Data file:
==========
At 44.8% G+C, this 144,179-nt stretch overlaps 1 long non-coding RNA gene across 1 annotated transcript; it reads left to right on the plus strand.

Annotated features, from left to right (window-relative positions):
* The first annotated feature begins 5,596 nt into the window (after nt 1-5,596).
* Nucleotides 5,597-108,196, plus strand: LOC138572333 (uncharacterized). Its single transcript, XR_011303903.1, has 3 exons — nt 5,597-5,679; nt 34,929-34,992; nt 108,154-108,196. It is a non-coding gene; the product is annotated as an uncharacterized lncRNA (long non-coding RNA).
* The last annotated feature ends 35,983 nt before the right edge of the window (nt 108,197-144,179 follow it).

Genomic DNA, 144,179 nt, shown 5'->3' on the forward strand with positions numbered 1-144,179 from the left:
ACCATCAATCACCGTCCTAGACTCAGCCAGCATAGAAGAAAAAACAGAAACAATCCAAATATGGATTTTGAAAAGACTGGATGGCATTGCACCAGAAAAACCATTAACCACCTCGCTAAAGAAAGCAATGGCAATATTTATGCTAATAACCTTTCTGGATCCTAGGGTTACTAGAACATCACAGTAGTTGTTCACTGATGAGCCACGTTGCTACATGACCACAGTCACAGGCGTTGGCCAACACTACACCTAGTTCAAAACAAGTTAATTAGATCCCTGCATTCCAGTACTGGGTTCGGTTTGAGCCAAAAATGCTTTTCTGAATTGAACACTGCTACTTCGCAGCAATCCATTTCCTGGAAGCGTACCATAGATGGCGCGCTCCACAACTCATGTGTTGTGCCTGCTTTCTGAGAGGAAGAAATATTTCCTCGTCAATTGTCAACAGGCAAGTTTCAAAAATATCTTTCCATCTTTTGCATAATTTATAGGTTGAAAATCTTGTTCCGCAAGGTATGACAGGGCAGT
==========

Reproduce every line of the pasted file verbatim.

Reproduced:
At 44.8% G+C, this 144,179-nt stretch overlaps 1 long non-coding RNA gene across 1 annotated transcript; it reads left to right on the plus strand.

Annotated features, from left to right (window-relative positions):
* The first annotated feature begins 5,596 nt into the window (after nt 1-5,596).
* Nucleotides 5,597-108,196, plus strand: LOC138572333 (uncharacterized). Its single transcript, XR_011303903.1, has 3 exons — nt 5,597-5,679; nt 34,929-34,992; nt 108,154-108,196. It is a non-coding gene; the product is annotated as an uncharacterized lncRNA (long non-coding RNA).
* The last annotated feature ends 35,983 nt before the right edge of the window (nt 108,197-144,179 follow it).

Genomic DNA, 144,179 nt, shown 5'->3' on the forward strand with positions numbered 1-144,179 from the left:
ACCATCAATCACCGTCCTAGACTCAGCCAGCATAGAAGAAAAAACAGAAACAATCCAAATATGGATTTTGAAAAGACTGGATGGCATTGCACCAGAAAAACCATTAACCACCTCGCTAAAGAAAGCAATGGCAATATTTATGCTAATAACCTTTCTGGATCCTAGGGTTACTAGAACATCACAGTAGTTGTTCACTGATGAGCCACGTTGCTACATGACCACAGTCACAGGCGTTGGCCAACACTACACCTAGTTCAAAACAAGTTAATTAGATCCCTGCATTCCAGTACTGGGTTCGGTTTGAGCCAAAAATGCTTTTCTGAATTGAACACTGCTACTTCGCAGCAATCCATTTCCTGGAAGCGTACCATAGATGGCGCGCTCCACAACTCATGTGTTGTGCCTGCTTTCTGAGAGGAAGAAATATTTCCTCGTCAATTGTCAACAGGCAAGTTTCAAAAATATCTTTCCATCTTTTGCATAATTTATAGGTTGAAAATCTTGTTCCGCAAGGTATGACAGGGCAGT